Journal of California and Great Basin Anthropology
Obsidian Acquisition and Exchange Networks: A Diachronic Perspective on Households in the Owens Valley
- Author(s): Eerkens, Jelmer W.
- Spurling, Amy M.
- et al.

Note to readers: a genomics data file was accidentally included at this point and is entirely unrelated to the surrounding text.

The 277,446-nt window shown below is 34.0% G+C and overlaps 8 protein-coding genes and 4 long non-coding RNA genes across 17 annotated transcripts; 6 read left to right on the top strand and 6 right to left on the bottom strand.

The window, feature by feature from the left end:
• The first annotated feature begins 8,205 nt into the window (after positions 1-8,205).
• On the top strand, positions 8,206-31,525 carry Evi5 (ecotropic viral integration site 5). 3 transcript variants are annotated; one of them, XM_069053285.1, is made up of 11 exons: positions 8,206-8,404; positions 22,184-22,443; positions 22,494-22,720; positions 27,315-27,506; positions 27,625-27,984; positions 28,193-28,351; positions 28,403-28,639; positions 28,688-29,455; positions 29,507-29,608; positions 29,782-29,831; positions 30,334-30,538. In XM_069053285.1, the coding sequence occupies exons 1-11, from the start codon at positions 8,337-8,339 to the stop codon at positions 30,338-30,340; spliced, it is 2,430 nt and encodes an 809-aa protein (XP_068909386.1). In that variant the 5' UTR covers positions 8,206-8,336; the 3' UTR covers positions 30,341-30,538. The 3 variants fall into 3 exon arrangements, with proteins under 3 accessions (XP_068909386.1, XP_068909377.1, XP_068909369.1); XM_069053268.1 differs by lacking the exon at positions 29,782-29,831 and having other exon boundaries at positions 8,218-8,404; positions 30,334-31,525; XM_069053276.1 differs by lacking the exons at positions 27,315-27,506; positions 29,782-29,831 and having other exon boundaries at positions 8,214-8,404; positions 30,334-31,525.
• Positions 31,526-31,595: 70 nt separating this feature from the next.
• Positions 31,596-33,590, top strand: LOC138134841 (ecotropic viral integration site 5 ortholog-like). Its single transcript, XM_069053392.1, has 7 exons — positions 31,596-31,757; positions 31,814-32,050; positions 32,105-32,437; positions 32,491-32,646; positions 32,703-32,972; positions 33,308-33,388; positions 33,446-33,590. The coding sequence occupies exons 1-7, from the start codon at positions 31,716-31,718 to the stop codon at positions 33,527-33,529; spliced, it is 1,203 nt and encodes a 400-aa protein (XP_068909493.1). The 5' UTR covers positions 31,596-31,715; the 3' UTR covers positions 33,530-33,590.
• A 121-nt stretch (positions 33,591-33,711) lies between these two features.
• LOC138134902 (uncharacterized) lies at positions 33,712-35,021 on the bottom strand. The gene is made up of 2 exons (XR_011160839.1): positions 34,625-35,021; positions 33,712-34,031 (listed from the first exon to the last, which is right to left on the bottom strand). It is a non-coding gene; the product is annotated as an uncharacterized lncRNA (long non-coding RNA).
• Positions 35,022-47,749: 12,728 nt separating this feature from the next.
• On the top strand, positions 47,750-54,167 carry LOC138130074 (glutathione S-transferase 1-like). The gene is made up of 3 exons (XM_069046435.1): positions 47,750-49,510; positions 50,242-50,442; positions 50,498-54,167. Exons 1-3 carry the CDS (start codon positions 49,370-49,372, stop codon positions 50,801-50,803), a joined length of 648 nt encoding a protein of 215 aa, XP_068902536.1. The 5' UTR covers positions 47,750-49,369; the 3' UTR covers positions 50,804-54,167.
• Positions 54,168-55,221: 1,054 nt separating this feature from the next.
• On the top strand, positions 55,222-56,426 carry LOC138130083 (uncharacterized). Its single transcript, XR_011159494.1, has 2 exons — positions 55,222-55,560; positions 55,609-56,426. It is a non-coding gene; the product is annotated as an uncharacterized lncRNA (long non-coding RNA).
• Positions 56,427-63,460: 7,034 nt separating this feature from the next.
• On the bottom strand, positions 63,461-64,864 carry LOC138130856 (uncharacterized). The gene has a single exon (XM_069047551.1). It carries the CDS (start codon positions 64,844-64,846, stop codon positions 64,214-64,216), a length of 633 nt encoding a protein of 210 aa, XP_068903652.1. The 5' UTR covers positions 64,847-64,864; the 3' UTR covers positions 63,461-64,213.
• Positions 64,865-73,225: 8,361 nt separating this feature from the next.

The last 2,000 years of prehistory in the southern Owens Valley of eastern California witnessed major changes in human subsistence, settlement, and technology. Using a household perspective, we test the hypothesis that these societies became increasingly focused on the nuclear and/or extended family as the basic economic unit. To this end, we examine patterns in the acquisition of exotic materials, especially obsidian and marine-shell beads, in relationship to other locally produced artifact categories. Results show (1) an increasing geochemical diversity in obsidian and an increasing density of non-local beads, indicating increased and geographically wider trading activities through time; (2) an increasing heterogeneity between household units in terms of access to non-local obsidian after 650 B.R, indicating differential access to exchange networks; and (3) a correlation between house size and obsidian diversity after 650 B.R, suggesting that larger domestic units differentially participated in the movement of exotic goods. These findings support the notion that households, as basic economic units, were increasingly focused on internal subsistence and exchange pursuits, rather than village- or communal-level activities, and that exotic material goods became increasingly privatized over time in association with the privatization of subsistence resources.